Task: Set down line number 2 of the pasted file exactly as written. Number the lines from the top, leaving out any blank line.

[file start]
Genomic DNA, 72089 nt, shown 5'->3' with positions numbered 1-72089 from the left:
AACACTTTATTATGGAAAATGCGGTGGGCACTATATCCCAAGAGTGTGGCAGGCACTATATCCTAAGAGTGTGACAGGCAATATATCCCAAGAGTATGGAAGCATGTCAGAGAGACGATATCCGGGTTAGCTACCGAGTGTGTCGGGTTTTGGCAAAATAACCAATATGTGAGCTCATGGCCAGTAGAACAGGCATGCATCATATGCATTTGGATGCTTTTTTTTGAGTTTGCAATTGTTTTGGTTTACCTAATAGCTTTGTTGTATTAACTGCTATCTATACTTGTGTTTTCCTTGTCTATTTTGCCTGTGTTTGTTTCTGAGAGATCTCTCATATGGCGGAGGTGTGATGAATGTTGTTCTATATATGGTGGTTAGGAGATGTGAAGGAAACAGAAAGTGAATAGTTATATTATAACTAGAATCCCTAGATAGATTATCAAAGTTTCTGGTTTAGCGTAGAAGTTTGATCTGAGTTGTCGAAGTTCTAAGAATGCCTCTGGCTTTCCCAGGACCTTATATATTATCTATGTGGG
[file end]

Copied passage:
AACACTTTATTATGGAAAATGCGGTGGGCACTATATCCCAAGAGTGTGGCAGGCACTATATCCTAAGAGTGTGACAGGCAATATATCCCAAGAGTATGGAAGCATGTCAGAGAGACGATATCCGGGTTAGCTACCGAGTGTGTCGGGTTTTGGCAAAATAACCAATATGTGAGCTCATGGCCAGTAGAACAGGCATGCATCATATGCATTTGGATGCTTTTTTTTGAGTTTGCAATTGTTTTGGTTTACCTAATAGCTTTGTTGTATTAACTGCTATCTATACTTGTGTTTTCCTTGTCTATTTTGCCTGTGTTTGTTTCTGAGAGATCTCTCATATGGCGGAGGTGTGATGAATGTTGTTCTATATATGGTGGTTAGGAGATGTGAAGGAAACAGAAAGTGAATAGTTATATTATAACTAGAATCCCTAGATAGATTATCAAAGTTTCTGGTTTAGCGTAGAAGTTTGATCTGAGTTGTCGAAGTTCTAAGAATGCCTCTGGCTTTCCCAGGACCTTATATATTATCTATGTGGG